With months of nuclear brinkmanship behind us, and with probably more to come, Donald Trump’s National Security Strategy (NSS), published last Monday, reflects the new belligerent direction.

He announces at the beginning of the review:

“When I came into office, rogue regimes were developing nuclear weapons and missiles to threaten the entire planet.”

His determination to build on the confrontational approach to North Korea is reflected in how many times the country is mentioned. Seventeen references to North Korea, compared with three times in Obama’s NSS in 2015.

The role of the United States’ own nuclear arsenal in US foreign policy is being upgraded. One noteworthy sign of that is the suggestion that nuclear weapons could be used in conventional battlefield scenarios, the threat of which, the strategy reports, would prevent “non-nuclear strategic attacks”:

“While nuclear deterrence strategies cannot prevent all conflict, they are essential to prevent nuclear attack, non-nuclear strategic attacks, and large-scale conventional aggression”.

Further details on this point are expected in a Nuclear Posture Review to be published in the next few weeks. CND will report on this in the new year.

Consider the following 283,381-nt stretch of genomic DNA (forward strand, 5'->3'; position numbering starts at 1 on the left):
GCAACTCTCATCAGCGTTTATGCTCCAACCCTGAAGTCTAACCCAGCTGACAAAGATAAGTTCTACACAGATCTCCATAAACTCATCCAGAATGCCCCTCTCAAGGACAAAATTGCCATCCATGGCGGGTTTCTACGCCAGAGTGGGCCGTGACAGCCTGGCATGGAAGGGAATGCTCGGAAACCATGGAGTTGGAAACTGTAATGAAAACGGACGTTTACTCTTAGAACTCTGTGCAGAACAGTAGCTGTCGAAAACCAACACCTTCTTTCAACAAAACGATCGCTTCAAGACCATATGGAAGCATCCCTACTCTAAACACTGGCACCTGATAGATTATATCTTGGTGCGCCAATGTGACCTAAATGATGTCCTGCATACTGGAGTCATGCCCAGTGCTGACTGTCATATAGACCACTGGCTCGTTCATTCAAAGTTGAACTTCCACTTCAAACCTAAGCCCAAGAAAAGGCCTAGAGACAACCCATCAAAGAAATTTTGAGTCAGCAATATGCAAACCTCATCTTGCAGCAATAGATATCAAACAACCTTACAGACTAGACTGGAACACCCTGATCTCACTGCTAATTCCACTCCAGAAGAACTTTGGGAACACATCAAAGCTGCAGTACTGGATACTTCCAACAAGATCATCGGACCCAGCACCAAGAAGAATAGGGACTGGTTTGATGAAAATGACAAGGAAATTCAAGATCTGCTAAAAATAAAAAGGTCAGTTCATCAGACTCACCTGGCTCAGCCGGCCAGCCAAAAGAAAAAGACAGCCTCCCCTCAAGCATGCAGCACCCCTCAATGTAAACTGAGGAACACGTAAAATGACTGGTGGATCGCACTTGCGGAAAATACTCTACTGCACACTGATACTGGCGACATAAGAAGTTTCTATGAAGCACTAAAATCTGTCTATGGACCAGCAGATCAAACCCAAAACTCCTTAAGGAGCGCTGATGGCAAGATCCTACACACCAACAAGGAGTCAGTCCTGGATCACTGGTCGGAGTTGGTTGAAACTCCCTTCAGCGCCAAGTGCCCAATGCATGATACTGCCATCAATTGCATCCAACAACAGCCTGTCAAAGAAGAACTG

What else does he say?

“[Nuclear weapons] are the foundation of our strategy to preserve peace and stability by deterring aggression against the United States, our allies, and our partners.”

“Significant investment is needed to maintain a U.S. nuclear arsenal and infrastructure that is able to meet national security threats over the coming decades.”

“We must sustain a stockpile that can deter adversaries, assure allies and partners, and achieve U.S. objectives if deterrence fails.”

Trump also indicated in 2017 a persistent determination to break up the Iran nuclear deal, which is almost universally considered successful. Despite Iran not having a nuclear weapons programme, Trump has this to say in the NSS:

“[Iran] is developing more capable ballistic missiles and has the potential to resume its work on nuclear weapons that could threaten the United States and our partners.”

Not only does this undermine a real victory for diplomacy, but it seriously undermines the prospects for a diplomatic solution to the US – North Korea conflict. How can the US be viewed as a honest broker of peace when it backtracks on agreements in place with Iran? No doubt Pyongyang will have noticed too Trump’s highly provocative decision to move the US Embassy in Israel to Jerusalem.

The direction of travel is alarming, so too is the pace. 2018 looks like a bumpy ride ahead. It’s therefore vital that our movement continues to respond.